Nebraska 26
Texas 0

Oct. 7, 1933 • Memorial Stadium, Lincoln

Huskers Display Power in 26-0 Win


Touchdown! George Henry Sauer went over the Texas left tackle for the first touchdown of the game.


Memorial Stadium, Lincoln, Neb., Oct. 7—To paraphrase the words to your famous tune, Texas, “The Eyes of the Huskers Were Upon You,” almost all of this afternoon, while those Huskers themselves were continually on to you and your shenanigans.

Not only were they on to you, the whole varsity and nubbins roll call of them, but they were around you, past you, behind you and over you in a manner that not even their most optimistic and full-believing loyalists had expected to behold.

Texans Never Had Chance

The vast majority of the 18 thousand who assembled here today must have anticipated a terrific intersectional struggle belonging by custom to November weekends rather than to the Ides of October. Well they might, for the Longhorns swept out of the southwest preceded by a terrific and formidable reputation and possessed of a record of perennial conference leadership. Instead the customers saw a victorious parade of almost every football eligible at the home state university. And at the finish they read this reckoning: Nebraska 26, Texas 0.

Even this rather overwhelming score does not represent the astonishing, almost total measure of the winning eleven’s domination.

The Longhorns never had a chance. Never did they near the Scarlet goal.

Huskers Keep the Ball

Not even after Colonel Bible had hauled out his veteran string late in the third quarter and chased the sophomore varsity on the field could they turn their gaudy Bohn Hilliard loose. They seldom got a chance, for Hilliard and his continually changing, baffled supporting cast were kept busy all afternoon trying to head off Cornhusker touchdowns. When they did get a chance, it was abruptly taken away. Those Huskers made them surrender the ball and then went on using it profitably themselves.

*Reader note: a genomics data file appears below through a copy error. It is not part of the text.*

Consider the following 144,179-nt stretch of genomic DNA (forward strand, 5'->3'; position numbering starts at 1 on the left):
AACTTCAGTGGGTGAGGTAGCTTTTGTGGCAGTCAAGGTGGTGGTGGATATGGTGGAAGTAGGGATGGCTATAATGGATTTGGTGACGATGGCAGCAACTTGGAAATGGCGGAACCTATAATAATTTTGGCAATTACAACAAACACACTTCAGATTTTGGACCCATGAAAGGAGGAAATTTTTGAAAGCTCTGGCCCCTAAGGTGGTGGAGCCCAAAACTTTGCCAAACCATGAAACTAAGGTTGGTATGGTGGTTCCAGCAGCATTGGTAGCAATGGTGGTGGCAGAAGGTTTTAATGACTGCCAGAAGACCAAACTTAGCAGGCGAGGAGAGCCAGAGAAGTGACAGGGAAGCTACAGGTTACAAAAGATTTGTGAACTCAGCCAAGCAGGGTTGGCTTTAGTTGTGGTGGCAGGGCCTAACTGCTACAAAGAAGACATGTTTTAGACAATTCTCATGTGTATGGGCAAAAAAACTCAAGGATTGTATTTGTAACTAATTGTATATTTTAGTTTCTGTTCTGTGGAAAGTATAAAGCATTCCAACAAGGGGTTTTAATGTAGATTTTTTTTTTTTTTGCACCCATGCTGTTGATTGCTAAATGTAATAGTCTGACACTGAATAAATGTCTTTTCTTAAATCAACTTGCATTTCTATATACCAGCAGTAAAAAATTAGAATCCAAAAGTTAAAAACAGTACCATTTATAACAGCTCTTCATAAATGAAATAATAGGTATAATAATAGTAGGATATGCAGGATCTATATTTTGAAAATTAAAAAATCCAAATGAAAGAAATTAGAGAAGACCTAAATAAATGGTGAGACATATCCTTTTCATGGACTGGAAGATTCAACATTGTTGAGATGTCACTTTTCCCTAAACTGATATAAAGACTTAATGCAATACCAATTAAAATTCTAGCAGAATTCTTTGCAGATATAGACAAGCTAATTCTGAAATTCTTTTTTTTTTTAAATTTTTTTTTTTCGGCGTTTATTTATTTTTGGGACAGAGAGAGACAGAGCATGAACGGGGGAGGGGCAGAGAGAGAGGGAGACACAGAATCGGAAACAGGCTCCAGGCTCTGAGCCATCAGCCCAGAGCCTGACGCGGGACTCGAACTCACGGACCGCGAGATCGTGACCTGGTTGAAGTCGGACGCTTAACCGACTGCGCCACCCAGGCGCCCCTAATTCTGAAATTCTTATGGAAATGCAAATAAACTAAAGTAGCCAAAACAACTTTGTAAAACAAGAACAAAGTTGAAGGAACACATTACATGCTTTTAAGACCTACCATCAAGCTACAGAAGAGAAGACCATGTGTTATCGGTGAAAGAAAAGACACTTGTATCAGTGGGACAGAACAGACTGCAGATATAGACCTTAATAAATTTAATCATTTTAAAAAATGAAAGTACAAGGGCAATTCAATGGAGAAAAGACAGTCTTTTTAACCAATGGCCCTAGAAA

The sophomore varsity added a dozen points to that 14 that had been made during the second and third quarters on touchdowns by George Henry Sauer and placements by Bernie Masterson. Just before the third period ended, Jerry LaNoue, who they say is a cousin to Little Lewis Brown and a sort of athletic step-brother of Christopher Christian Mathis, made his debut in varsity football by scoring a touchdown on his very first play. Behind a veritable wall of interference fashioned by mates as new as he, Jerry skirted the Texas right end and raced 13 yards down the sideline for his score. Not a hand was laid on him. His kick, however, was short. At the start of the fourth quarter, Johnny Williams, another debutant, made the total 26. Firpo Thompson, who was getting his first trial at tackle, knocked Longhorns rolling as he waded through their line to block Jimmy Hadlock’s punt. Firpo’s big hands pushed the ball high in the air. Johnny Williams caught it and galloped the 10 yards necessary to put the ball where it counted.

Keriakedes Gets Chance

After that Colonel Bible called on his nubbins. The nubbins had played a game Friday night, but Texas was unable to do anything that was beyond their talents. The nubbins didn’t score, but neither did Texas.

With a fine sense of the dramatic, Colonel Bible shooed in a whole covey of nubbins, let them run off a couple of plays and then motioned a single large young man out there where the fun was going on. That young man got the most tumultuous hand of the afternoon, for he was John Richard Keriakedes, who had been waiting nigh onto three seasons for a moment like this. John Richard Keriakedes, the fat boy they couldn’t laugh off the practice field, was in the game. And believe you me, he made Texas realize his presence. This Jimmy Hadlock, who is Bohn Hilliard’s understudy, and who understudied him perfectly this afternoon because he couldn’t get anywhere either, this Jimmy Hadlock started toward John Richard’s tackle. A moment later he hit the chilling sod with the soles of his pants, loser of the argument by a yard.

Texas made a single first down during the three quarters that the veteran Husker varsity was in action. Hilliard broke away just that many times. He got through the line for 19 yards in midfield. In the final period the Longhorns added three more but they were not in the sequence that counts. Their net gain was 83 yards.

16 Husker First Downs